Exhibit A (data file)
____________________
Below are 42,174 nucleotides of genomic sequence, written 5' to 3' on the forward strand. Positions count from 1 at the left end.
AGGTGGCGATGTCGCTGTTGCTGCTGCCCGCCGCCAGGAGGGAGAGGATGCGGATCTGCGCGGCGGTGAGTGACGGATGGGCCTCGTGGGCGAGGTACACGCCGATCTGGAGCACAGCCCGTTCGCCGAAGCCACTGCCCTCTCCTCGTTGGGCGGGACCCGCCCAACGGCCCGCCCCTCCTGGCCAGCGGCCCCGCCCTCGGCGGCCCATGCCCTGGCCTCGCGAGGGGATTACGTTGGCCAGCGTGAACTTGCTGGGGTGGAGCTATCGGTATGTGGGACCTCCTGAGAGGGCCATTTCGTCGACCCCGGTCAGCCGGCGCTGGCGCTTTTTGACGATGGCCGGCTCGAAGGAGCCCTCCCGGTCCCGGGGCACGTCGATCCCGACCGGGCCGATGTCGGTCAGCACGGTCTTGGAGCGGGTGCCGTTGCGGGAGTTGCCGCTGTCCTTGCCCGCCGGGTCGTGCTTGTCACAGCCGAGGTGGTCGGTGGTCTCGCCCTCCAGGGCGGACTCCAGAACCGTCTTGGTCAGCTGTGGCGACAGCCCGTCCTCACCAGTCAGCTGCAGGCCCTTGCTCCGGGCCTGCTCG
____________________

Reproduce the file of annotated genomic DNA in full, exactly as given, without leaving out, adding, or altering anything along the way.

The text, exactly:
Below are 42,174 nucleotides of genomic sequence, written 5' to 3' on the forward strand. Positions count from 1 at the left end.
AGGTGGCGATGTCGCTGTTGCTGCTGCCCGCCGCCAGGAGGGAGAGGATGCGGATCTGCGCGGCGGTGAGTGACGGATGGGCCTCGTGGGCGAGGTACACGCCGATCTGGAGCACAGCCCGTTCGCCGAAGCCACTGCCCTCTCCTCGTTGGGCGGGACCCGCCCAACGGCCCGCCCCTCCTGGCCAGCGGCCCCGCCCTCGGCGGCCCATGCCCTGGCCTCGCGAGGGGATTACGTTGGCCAGCGTGAACTTGCTGGGGTGGAGCTATCGGTATGTGGGACCTCCTGAGAGGGCCATTTCGTCGACCCCGGTCAGCCGGCGCTGGCGCTTTTTGACGATGGCCGGCTCGAAGGAGCCCTCCCGGTCCCGGGGCACGTCGATCCCGACCGGGCCGATGTCGGTCAGCACGGTCTTGGAGCGGGTGCCGTTGCGGGAGTTGCCGCTGTCCTTGCCCGCCGGGTCGTGCTTGTCACAGCCGAGGTGGTCGGTGGTCTCGCCCTCCAGGGCGGACTCCAGAACCGTCTTGGTCAGCTGTGGCGACAGCCCGTCCTCACCAGTCAGCTGCAGGCCCTTGCTCCGGGCCTGCTCG